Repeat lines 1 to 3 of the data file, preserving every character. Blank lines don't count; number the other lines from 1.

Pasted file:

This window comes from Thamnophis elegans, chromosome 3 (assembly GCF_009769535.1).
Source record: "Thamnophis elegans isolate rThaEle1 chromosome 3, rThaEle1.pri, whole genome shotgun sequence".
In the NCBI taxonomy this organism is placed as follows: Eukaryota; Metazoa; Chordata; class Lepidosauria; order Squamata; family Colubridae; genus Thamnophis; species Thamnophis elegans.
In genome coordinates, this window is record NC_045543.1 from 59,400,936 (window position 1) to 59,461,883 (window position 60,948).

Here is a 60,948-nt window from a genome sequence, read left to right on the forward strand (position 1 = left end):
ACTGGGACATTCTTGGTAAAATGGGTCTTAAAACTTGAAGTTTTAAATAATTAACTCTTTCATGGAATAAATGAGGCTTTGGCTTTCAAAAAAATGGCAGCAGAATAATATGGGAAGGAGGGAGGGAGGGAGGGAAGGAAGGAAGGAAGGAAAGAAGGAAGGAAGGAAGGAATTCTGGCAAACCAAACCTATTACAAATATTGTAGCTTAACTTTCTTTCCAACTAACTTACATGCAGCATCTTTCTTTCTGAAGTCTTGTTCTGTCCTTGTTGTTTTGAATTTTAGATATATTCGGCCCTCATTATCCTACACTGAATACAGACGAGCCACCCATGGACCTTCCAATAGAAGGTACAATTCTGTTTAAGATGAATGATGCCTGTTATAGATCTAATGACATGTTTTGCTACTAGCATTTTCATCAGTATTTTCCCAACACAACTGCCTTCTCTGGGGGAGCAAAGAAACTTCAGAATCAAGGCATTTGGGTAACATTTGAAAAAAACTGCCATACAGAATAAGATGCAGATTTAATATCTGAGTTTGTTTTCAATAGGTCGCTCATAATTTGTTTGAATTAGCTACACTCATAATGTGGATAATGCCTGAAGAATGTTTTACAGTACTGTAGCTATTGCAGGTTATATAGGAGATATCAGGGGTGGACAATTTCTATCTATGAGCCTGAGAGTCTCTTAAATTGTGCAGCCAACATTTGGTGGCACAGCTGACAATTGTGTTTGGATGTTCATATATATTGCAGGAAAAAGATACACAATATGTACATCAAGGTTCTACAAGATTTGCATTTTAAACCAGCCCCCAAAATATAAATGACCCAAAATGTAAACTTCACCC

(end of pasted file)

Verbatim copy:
This window comes from Thamnophis elegans, chromosome 3 (assembly GCF_009769535.1).
Source record: "Thamnophis elegans isolate rThaEle1 chromosome 3, rThaEle1.pri, whole genome shotgun sequence".
In the NCBI taxonomy this organism is placed as follows: Eukaryota; Metazoa; Chordata; class Lepidosauria; order Squamata; family Colubridae; genus Thamnophis; species Thamnophis elegans.